Building a dynamic identity for the Great Exhibition of the North
As the capital city and the country’s financial, media and professional service centre, London is sometimes accused of attracting a disproportionate amount of media coverage. However, where culture is concerned, the city’s northern counterparts continue to display their own unique, multi-faceted heritage- and art-driven programmes, set to inform and entertain. Newcastle and the town of Gateshead, located on the north-east coast of England, is the latest hub to promote its urban credentials through a series of workshops, events and activities known as the Great Exhibition of the North.
Set to help rebrand Newcastle and Gateshead as the pinnacle of northern cultural intrigue, the Great Exhibition of the North is currently expected to launch on 22 June 2018 and run until September 2018. Launched with a £5m investment by Ed Vaizey, the minister for culture, communications and creative industries from 2010-2016, the exhibition aims to “[…] promote the very best of Northern art, culture and design,” said Vaizey. “Investment in our arts and culture not only benefits these sectors but, as we have seen from Hull being named UK City of Culture 2017, can drive regeneration of whole towns and cities.”
However, at the crux of the any successful place brand – particularly when carried out through the lens of a widescale event – is a visual identity with enough flexibility to capture the imaginations of visitors, investors and residents alike. It must also remain true to its aims – particularly the future-facing direction for which Newcastle is aiming – and ensure it is suitable for widespread application across many mediums.
Developing the arrow symbol native to the north of England, Build has created a visual suite based on the notion of exhibition attendees travelling up the country to visit Newcastle and Gateshead. Arrow symbols, designed by Build to also represent an abstract N for Newcastle, are used on road in the region, creating a visceral link between the place, and the event. Its visual identity will also be used alongside a marketing campaign, #GetNorth2018, developed by Northumberland-based brand and design agency, Twentyseven.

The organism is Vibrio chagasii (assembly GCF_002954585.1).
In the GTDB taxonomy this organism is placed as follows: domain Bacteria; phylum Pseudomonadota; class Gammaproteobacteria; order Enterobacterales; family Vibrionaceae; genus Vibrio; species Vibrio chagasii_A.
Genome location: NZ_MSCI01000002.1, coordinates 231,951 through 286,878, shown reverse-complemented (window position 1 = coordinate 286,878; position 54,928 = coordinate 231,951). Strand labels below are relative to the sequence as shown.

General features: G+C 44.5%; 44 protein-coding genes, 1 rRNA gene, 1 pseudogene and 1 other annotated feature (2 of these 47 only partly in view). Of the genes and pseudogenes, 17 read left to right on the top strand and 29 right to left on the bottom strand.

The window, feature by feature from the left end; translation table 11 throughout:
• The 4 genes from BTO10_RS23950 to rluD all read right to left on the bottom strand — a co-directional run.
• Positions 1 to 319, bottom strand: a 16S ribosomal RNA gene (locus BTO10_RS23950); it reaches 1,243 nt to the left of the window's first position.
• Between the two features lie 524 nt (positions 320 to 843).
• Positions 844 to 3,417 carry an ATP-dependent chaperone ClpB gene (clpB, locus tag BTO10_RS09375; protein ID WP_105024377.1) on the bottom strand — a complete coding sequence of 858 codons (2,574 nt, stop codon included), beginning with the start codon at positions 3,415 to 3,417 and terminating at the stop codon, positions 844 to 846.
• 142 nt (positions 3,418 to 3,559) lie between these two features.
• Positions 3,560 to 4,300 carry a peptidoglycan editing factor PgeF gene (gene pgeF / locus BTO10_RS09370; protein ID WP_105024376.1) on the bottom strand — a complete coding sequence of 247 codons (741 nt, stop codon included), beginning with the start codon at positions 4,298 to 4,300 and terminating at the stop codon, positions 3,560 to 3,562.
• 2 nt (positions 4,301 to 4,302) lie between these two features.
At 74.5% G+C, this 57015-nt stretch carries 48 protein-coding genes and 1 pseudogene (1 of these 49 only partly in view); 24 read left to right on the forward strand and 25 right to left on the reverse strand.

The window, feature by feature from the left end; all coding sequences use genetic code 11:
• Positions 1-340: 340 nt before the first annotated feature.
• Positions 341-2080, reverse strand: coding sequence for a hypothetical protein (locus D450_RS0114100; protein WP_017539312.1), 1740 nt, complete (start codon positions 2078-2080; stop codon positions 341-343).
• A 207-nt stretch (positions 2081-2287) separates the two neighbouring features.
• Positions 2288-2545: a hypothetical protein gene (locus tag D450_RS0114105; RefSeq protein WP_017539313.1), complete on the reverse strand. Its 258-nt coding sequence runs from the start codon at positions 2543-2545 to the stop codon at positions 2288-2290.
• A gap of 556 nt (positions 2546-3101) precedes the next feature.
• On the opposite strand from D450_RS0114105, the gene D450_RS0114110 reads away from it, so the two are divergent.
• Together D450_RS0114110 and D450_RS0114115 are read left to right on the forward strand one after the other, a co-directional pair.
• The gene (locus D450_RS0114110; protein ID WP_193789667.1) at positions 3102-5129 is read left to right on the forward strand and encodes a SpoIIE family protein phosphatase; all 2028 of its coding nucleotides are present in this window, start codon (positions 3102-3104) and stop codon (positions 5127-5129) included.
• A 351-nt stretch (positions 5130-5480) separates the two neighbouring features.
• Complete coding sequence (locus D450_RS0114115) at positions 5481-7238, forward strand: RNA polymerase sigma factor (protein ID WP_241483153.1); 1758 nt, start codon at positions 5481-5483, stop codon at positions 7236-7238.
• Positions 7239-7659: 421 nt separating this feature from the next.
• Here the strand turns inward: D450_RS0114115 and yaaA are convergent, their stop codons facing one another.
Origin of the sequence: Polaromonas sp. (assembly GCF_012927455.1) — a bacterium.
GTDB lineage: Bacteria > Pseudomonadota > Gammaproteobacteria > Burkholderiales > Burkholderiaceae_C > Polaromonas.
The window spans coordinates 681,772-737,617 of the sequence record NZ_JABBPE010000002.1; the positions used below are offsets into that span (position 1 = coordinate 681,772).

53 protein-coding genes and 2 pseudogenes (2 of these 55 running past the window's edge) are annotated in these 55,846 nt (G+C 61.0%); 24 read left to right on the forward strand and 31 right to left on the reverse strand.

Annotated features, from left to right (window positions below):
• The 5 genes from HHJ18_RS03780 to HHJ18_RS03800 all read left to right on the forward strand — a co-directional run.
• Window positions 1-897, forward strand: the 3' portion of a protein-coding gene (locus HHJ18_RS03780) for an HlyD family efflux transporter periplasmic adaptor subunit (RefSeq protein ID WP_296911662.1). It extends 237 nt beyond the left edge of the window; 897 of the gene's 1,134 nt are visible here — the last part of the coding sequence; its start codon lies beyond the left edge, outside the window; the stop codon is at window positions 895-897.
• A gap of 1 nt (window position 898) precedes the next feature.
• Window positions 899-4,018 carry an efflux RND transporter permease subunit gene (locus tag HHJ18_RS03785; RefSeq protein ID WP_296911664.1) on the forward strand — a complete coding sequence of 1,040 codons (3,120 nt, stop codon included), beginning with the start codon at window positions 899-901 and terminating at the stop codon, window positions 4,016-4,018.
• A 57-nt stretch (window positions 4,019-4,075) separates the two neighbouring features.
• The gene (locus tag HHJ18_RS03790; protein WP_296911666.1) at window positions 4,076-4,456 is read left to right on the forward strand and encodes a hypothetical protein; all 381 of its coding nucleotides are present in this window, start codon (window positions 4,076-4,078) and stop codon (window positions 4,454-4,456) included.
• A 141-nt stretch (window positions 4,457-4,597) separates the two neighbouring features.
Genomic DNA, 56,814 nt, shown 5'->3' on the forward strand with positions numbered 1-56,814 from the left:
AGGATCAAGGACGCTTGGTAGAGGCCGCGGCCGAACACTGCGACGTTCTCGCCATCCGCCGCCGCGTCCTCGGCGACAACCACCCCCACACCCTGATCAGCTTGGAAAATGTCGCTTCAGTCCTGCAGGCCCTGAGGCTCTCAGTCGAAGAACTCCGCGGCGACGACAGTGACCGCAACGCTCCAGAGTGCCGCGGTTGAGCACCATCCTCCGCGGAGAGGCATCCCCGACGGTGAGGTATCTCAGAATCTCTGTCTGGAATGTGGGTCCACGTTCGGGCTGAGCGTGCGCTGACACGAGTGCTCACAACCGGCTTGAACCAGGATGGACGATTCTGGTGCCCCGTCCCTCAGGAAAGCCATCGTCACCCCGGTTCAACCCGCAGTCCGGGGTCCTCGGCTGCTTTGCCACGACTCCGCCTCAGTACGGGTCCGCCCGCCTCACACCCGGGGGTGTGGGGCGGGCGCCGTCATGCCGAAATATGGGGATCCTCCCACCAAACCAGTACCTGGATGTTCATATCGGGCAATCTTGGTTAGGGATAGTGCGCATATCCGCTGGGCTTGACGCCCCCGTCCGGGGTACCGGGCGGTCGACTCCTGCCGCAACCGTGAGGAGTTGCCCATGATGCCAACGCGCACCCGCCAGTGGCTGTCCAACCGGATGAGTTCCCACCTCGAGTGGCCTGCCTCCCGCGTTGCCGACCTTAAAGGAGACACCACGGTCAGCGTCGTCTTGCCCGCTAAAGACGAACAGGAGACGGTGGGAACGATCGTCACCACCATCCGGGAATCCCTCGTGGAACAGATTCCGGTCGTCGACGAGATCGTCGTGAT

Kathie Wilcox, director of marketing and communications at NewcastleGateshead Initiative, says, “The very essence of the Great Exhibition of the North is about collaboration and celebrating the whole north, so to be able to bring in two agencies who represent the talent housed right here is fantastic.”
Yet the branding does not stop at arrows. With art, culture, design and innovation the event’s four main tropes, developed into the exhibition branding by Build, different patterns, such as stripes or squares, are applied to denote different genres. This dynamism and creativity also acts as a metaphor for the north as a whole, which harbours a rich heritage in design, heritage and art.
Michael Place, creative director at Build, says, “The branding for the Great Exhibition of The North has been designed to be as dynamic as possible enabling it to speak in a multitude of voices. Sitting smartly within a corporate environment to being super playful for younger audiences, the identity is able to adapt to a variety of uses and importantly different demographics.”
Place continues, “The three main sectors of the exhibition – art, design and innovation – each have their own sub-identity within the larger brand. These can be used on their own or combined together creating a rich visual language for the exhibition.”